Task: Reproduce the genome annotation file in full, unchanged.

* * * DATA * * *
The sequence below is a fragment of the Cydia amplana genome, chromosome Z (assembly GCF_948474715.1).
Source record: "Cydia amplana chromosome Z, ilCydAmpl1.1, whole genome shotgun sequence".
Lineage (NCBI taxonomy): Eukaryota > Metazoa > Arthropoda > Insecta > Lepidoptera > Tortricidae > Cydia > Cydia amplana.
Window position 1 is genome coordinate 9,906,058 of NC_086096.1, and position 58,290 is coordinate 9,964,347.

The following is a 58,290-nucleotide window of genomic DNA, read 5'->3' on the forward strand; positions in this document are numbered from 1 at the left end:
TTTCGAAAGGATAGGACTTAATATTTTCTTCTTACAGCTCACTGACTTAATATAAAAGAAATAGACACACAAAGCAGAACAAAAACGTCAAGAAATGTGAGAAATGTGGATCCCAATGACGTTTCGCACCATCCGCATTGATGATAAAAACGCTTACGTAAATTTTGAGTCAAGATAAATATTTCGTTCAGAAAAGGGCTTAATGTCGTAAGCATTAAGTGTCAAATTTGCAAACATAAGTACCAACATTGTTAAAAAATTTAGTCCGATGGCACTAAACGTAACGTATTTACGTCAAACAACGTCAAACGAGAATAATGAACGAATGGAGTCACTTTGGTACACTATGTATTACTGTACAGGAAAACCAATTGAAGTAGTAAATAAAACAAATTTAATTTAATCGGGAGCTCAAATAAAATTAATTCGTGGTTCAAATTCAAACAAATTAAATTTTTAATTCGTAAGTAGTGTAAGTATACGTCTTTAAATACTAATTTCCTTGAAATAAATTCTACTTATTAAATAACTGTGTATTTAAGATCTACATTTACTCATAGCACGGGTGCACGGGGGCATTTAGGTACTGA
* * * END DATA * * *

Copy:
The sequence below is a fragment of the Cydia amplana genome, chromosome Z (assembly GCF_948474715.1).
Source record: "Cydia amplana chromosome Z, ilCydAmpl1.1, whole genome shotgun sequence".
Lineage (NCBI taxonomy): Eukaryota > Metazoa > Arthropoda > Insecta > Lepidoptera > Tortricidae > Cydia > Cydia amplana.
Window position 1 is genome coordinate 9,906,058 of NC_086096.1, and position 58,290 is coordinate 9,964,347.

The following is a 58,290-nucleotide window of genomic DNA, read 5'->3' on the forward strand; positions in this document are numbered from 1 at the left end:
TTTCGAAAGGATAGGACTTAATATTTTCTTCTTACAGCTCACTGACTTAATATAAAAGAAATAGACACACAAAGCAGAACAAAAACGTCAAGAAATGTGAGAAATGTGGATCCCAATGACGTTTCGCACCATCCGCATTGATGATAAAAACGCTTACGTAAATTTTGAGTCAAGATAAATATTTCGTTCAGAAAAGGGCTTAATGTCGTAAGCATTAAGTGTCAAATTTGCAAACATAAGTACCAACATTGTTAAAAAATTTAGTCCGATGGCACTAAACGTAACGTATTTACGTCAAACAACGTCAAACGAGAATAATGAACGAATGGAGTCACTTTGGTACACTATGTATTACTGTACAGGAAAACCAATTGAAGTAGTAAATAAAACAAATTTAATTTAATCGGGAGCTCAAATAAAATTAATTCGTGGTTCAAATTCAAACAAATTAAATTTTTAATTCGTAAGTAGTGTAAGTATACGTCTTTAAATACTAATTTCCTTGAAATAAATTCTACTTATTAAATAACTGTGTATTTAAGATCTACATTTACTCATAGCACGGGTGCACGGGGGCATTTAGGTACTGA